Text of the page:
Once students are able to do this, then they move onto the completion problems, where a solution is only partially completed and they have to finish it. Eventually, after sufficient practice that helps to automatise the processes, the established schema allows a multitude of problems to be able to be solved. It is here they have become expert in the topic, and are able to inquire about it independently and creatively.
Preventing plagiarism – I’m a huge believer that success motivates success, and when students are confident and succeeding in solving problems, they will do it as often as possible without anyone else’s help. They won’t cheat because the feeling of getting things right and understanding concepts is a far better feeling than simply getting the grade by itself. All it takes is to honour the learning continuum, identify the extent of students’ schemata, and support their development using examples. I talk lots more about this in the online assessment posts, because it is online where plagiarism can be difficult to stop.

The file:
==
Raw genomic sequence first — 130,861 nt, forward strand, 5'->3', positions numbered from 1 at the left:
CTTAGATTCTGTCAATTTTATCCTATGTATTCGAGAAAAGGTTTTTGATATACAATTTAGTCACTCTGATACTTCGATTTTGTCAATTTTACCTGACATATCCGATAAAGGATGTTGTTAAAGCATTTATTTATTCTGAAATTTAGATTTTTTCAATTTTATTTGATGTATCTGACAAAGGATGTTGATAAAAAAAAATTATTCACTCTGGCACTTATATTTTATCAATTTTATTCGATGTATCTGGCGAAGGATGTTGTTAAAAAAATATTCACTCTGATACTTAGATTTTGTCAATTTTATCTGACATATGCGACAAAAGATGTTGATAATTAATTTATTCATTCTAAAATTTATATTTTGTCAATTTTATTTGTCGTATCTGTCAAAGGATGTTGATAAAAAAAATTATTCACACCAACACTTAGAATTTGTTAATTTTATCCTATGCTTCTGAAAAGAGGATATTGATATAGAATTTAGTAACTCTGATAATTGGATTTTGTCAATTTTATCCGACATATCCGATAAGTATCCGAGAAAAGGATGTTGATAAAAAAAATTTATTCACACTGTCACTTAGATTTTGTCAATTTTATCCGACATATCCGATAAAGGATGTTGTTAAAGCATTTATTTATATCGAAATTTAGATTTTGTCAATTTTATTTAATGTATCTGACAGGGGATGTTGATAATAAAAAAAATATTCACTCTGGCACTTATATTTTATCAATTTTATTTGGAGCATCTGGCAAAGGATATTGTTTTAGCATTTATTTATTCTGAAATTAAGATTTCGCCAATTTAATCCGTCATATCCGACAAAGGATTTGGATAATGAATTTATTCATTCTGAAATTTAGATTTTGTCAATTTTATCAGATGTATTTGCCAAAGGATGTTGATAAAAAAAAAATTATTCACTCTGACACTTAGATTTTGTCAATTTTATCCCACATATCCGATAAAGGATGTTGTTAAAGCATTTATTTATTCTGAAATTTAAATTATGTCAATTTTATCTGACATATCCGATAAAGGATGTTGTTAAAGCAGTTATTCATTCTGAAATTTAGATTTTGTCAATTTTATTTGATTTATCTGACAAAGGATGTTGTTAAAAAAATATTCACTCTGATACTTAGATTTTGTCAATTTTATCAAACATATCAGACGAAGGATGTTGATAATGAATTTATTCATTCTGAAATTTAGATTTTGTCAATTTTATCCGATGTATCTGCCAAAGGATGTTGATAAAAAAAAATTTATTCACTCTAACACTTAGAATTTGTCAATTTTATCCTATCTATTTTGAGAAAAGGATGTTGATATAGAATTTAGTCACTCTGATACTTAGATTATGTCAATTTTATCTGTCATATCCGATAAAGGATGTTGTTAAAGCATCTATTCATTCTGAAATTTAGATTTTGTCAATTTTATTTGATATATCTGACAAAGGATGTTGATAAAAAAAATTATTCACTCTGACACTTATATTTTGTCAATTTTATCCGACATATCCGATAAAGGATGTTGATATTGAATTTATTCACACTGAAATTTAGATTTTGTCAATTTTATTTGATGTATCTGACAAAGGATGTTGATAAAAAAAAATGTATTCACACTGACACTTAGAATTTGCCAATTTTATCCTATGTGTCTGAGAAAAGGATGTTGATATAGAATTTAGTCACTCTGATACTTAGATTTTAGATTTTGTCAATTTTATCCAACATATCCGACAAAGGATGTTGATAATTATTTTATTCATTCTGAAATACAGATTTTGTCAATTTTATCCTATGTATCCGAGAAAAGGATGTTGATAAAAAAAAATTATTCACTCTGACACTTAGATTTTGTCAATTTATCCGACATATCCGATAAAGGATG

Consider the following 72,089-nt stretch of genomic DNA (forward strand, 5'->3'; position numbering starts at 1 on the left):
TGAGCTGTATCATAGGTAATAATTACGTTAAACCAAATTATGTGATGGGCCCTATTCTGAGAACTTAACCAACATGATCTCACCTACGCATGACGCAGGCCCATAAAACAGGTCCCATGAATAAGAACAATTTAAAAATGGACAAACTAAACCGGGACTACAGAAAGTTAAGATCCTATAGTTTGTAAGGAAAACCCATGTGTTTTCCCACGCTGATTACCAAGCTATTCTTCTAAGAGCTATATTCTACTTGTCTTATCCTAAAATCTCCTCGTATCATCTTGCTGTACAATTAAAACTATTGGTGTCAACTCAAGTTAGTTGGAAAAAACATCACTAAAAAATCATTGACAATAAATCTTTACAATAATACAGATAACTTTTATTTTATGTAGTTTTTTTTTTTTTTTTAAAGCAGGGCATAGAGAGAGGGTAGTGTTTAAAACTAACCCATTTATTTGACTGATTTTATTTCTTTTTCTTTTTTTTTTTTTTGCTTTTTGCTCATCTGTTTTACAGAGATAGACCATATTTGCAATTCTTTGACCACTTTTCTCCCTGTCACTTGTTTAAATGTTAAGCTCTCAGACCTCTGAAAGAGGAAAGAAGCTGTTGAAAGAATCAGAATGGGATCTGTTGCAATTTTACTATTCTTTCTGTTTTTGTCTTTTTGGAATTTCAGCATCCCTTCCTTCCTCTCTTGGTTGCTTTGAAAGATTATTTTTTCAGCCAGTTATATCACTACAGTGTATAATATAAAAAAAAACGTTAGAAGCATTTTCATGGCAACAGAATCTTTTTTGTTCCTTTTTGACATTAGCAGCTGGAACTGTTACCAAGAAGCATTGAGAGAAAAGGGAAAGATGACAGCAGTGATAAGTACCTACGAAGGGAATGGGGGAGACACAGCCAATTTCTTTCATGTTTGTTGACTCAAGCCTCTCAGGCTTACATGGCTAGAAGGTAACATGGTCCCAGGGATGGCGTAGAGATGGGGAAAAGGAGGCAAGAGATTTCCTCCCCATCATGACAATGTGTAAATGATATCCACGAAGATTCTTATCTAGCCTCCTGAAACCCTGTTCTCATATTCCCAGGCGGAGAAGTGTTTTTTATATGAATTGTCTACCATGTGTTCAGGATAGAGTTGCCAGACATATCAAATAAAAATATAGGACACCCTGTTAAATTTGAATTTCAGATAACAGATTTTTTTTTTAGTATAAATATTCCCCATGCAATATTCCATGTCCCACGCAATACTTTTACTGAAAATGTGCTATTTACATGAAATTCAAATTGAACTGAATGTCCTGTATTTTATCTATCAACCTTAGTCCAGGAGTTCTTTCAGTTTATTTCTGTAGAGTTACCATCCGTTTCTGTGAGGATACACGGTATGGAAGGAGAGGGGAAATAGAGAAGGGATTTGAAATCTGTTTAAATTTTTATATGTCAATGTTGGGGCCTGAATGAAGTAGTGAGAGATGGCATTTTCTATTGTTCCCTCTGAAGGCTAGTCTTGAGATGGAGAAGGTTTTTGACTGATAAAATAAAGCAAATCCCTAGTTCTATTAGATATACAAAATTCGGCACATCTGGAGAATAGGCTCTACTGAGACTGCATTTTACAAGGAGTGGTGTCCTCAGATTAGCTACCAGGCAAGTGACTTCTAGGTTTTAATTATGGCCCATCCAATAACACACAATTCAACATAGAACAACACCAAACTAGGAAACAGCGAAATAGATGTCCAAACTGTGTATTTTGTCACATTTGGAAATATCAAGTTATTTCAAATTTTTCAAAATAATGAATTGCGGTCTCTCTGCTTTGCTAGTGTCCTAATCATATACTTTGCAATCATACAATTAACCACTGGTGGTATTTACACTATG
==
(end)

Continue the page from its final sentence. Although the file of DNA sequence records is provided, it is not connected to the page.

2 Asking Lots of Questions
Effective questioning is a powerful way to assess for learning. The key to effective questioning is to ask, wait for students to process the question, and then check a number of answers before saying if the answers are right or wrong. Repeat the questions at least 3 times during the processing stage. Allowing time for students to think about the answer gets the retrieval process activated as they search their minds for connections to previously encoded information. By doing so it is quite easy to gauge the knowledge of a tutorial sized group. By carrying out this formative assessment you will be able to direct the next sequence of learning with far greater precision.